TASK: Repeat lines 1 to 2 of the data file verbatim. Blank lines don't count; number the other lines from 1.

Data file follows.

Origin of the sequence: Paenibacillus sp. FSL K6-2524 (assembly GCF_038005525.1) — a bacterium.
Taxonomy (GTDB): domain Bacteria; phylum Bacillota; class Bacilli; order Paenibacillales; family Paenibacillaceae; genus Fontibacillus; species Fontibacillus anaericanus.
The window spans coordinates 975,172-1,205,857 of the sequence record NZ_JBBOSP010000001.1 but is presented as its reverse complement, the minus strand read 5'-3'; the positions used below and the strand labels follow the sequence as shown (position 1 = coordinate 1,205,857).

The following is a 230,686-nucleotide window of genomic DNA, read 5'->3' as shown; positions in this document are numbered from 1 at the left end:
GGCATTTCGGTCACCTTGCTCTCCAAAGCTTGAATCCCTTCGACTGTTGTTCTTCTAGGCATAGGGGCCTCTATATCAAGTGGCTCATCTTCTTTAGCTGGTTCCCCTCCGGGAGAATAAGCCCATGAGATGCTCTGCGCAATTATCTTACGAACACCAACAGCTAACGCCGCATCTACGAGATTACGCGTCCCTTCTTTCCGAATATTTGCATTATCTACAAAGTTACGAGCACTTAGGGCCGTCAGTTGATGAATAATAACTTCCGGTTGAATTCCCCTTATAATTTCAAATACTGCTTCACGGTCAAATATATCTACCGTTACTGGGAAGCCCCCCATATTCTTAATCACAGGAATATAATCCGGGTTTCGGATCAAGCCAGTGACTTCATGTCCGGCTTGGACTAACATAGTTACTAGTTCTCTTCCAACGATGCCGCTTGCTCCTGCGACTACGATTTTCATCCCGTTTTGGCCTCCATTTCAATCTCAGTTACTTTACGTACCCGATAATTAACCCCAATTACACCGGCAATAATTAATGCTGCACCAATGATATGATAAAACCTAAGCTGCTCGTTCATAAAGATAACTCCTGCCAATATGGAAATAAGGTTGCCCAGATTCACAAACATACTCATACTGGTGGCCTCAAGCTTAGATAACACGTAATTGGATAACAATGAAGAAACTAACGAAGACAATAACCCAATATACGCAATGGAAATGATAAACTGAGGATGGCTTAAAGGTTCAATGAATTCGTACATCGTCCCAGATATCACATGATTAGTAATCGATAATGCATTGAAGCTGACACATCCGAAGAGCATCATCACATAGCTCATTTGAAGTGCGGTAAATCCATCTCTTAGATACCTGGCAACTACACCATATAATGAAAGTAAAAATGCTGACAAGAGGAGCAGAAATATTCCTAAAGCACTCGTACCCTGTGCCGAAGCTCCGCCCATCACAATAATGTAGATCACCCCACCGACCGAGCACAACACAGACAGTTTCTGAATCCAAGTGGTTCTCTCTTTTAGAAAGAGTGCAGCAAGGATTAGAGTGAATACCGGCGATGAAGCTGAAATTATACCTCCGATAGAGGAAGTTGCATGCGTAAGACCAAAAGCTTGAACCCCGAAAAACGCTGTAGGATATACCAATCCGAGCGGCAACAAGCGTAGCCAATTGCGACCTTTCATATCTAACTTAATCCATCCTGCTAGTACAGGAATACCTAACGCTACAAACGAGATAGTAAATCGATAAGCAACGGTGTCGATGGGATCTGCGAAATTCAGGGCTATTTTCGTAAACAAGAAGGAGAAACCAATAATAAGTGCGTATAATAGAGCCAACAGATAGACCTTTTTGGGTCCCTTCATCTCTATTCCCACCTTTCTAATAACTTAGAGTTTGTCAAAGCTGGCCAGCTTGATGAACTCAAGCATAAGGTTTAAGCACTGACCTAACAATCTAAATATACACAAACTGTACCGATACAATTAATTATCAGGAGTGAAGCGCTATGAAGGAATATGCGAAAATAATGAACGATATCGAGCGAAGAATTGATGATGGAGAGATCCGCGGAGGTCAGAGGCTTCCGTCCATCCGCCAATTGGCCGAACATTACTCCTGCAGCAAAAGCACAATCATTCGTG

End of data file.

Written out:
Origin of the sequence: Paenibacillus sp. FSL K6-2524 (assembly GCF_038005525.1) — a bacterium.
Taxonomy (GTDB): domain Bacteria; phylum Bacillota; class Bacilli; order Paenibacillales; family Paenibacillaceae; genus Fontibacillus; species Fontibacillus anaericanus.